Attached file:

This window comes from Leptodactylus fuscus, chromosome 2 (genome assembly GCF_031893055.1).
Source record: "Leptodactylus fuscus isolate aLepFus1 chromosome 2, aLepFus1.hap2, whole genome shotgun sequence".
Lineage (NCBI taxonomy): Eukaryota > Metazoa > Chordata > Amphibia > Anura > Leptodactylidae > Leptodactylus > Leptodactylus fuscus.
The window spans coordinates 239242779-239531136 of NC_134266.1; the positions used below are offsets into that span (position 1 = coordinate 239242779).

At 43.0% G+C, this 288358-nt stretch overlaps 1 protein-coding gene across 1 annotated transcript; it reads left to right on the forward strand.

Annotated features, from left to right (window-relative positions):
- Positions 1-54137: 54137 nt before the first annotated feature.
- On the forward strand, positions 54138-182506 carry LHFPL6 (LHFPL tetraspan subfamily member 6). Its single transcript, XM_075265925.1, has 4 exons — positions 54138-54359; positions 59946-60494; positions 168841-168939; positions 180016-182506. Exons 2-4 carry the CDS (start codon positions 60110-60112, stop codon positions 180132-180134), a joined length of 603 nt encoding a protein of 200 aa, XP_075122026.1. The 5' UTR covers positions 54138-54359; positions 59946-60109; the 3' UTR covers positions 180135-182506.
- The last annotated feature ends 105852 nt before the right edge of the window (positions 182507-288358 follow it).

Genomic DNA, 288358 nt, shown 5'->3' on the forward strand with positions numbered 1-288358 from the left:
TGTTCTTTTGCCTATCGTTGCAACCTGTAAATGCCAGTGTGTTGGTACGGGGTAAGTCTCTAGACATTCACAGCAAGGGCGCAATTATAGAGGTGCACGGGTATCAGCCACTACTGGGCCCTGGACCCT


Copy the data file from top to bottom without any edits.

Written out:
This window comes from Leptodactylus fuscus, chromosome 2 (genome assembly GCF_031893055.1).
Source record: "Leptodactylus fuscus isolate aLepFus1 chromosome 2, aLepFus1.hap2, whole genome shotgun sequence".
Lineage (NCBI taxonomy): Eukaryota > Metazoa > Chordata > Amphibia > Anura > Leptodactylidae > Leptodactylus > Leptodactylus fuscus.
The window spans coordinates 239242779-239531136 of NC_134266.1; the positions used below are offsets into that span (position 1 = coordinate 239242779).

At 43.0% G+C, this 288358-nt stretch overlaps 1 protein-coding gene across 1 annotated transcript; it reads left to right on the forward strand.

Annotated features, from left to right (window-relative positions):
- Positions 1-54137: 54137 nt before the first annotated feature.
- On the forward strand, positions 54138-182506 carry LHFPL6 (LHFPL tetraspan subfamily member 6). Its single transcript, XM_075265925.1, has 4 exons — positions 54138-54359; positions 59946-60494; positions 168841-168939; positions 180016-182506. Exons 2-4 carry the CDS (start codon positions 60110-60112, stop codon positions 180132-180134), a joined length of 603 nt encoding a protein of 200 aa, XP_075122026.1. The 5' UTR covers positions 54138-54359; positions 59946-60109; the 3' UTR covers positions 180135-182506.
- The last annotated feature ends 105852 nt before the right edge of the window (positions 182507-288358 follow it).

Genomic DNA, 288358 nt, shown 5'->3' on the forward strand with positions numbered 1-288358 from the left:
TGTTCTTTTGCCTATCGTTGCAACCTGTAAATGCCAGTGTGTTGGTACGGGGTAAGTCTCTAGACATTCACAGCAAGGGCGCAATTATAGAGGTGCACGGGTATCAGCCACTACTGGGCCCTGGACCCT